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Top image: Still, “I, Daniel Blake”, 2016 dir. Ken Loach

At last night’s BAFTA awards ceremony, director Ken Loach used his acceptance speech to attack the British government’s “callous brutality”, in particular the current austerity cuts and Theresa May’s refusal to accept thousands of refugee children fleeing conflict.

Receiving the Outstanding British Film trophy for his highly acclaimed drama I, Daniel Blake – a stark and honest portrayal of the benefits systems –  the director said: “Thank you to the academy for endorsing the truths of what the film says, which hundreds and thousands of people in this country know, the most vulnerable and poorest are treated by the Government with a callous brutality that is disgraceful, a brutality that extends to keeping out refugee children we promised to help and that’s a disgrace too.”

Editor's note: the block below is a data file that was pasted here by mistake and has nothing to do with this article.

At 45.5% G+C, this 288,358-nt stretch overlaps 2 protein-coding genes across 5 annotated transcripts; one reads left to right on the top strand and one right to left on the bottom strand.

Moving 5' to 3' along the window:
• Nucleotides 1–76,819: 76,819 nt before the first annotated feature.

“Films can do many things, they can entertain, terrify, they can make us laugh and tell us something about the real world we live in – sorry it’s early for a political speech – and in that real world it’s getting darker and in the struggle that is coming between rich and poor and the wealthy and the privileged and the big corporations and politicians who speak for them.”

Loach then focused his attention on the refugee crisis. “It’s a brutality that extends to keeping out refugee children we promised to help,” said the director referring to the closure of Dubs child refugee scheme – a programme providing sanctuary to unaccompanied child refugees.